Provided your pages are all on the same site as the one to which the original EOT objects were tied (e.g. http://www.billhillsite.com/) then everything just works. I’ll never have to think about font embedding again, unless I decide to redesign.

Today I received mail from Reagan Hwang, who works for Microsoft in Korea, pointing me to some interesting showcases for EOT in Korea. For instance, both Naver.com – the worldwide #5 search engine and Cyworld.com – the #1 Korean SNS website – offer EOT-embeddable fonts in their font marketplaces.

Cyworld.com’s font marketplace

According to Reagan: “Using EOT is very common in Korea, especially on social networking sites”.

Microsoft Korea has just translated my original blog post about EOT, WEFT etc, into Korean. I’ll put a link to the Korean version in this post as soon as I get one.

Advertisements

5 thoughts on “Korean Websites Showcase Fonts For Embedded OpenType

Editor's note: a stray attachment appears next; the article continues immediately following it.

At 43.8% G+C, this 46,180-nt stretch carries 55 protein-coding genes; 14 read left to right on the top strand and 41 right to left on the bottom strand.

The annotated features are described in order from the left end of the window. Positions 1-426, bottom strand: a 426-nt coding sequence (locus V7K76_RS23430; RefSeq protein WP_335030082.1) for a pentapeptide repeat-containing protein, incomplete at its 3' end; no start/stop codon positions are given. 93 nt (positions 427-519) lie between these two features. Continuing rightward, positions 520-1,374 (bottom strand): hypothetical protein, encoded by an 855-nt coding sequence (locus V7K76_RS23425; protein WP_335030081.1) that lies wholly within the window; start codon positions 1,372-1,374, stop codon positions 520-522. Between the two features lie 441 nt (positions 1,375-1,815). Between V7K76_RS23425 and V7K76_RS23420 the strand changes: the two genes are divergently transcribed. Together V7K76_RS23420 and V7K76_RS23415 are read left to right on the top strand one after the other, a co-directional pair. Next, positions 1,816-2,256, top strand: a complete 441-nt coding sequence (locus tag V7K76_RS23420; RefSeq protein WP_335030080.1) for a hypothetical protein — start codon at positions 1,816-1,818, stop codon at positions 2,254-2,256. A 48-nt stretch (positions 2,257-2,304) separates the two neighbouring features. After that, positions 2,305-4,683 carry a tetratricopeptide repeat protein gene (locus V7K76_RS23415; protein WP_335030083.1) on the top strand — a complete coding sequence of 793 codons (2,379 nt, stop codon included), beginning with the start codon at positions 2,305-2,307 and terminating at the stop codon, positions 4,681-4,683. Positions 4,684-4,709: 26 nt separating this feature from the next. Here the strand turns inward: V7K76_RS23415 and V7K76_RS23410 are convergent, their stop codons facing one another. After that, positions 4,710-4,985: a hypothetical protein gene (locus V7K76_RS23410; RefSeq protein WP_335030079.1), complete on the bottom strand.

1. Richard Fink

    You mean the Asians got web sites now?Dang.Do the folks at FF and Opera know about this?(Seemingly not, based on the attitude they’ve displayed regarding font-embedding so far.)IMHO, without sub-setting (which means dealing with licensing issues) and compression, font-embedding is dead in the water as a cross-browser technique.Viva IE, I guess.

    Reply
  2. Bill Hill

    I don’t want Internet Explorer to “win” on this issue. I want to raise all boats equally.I want a font embedding standard that works equally well on all browsers, which gives web designers the ability to use the commercial fonts they know and love and have them work everywhere.That’s been my only motive since I personally began this whole effort to take Embedded OpenType Open Source.EOT would work equally well with “free fonts” of course. All the creator of these fonts would need to do is turn on the embedding bits in one OpenType table in the font.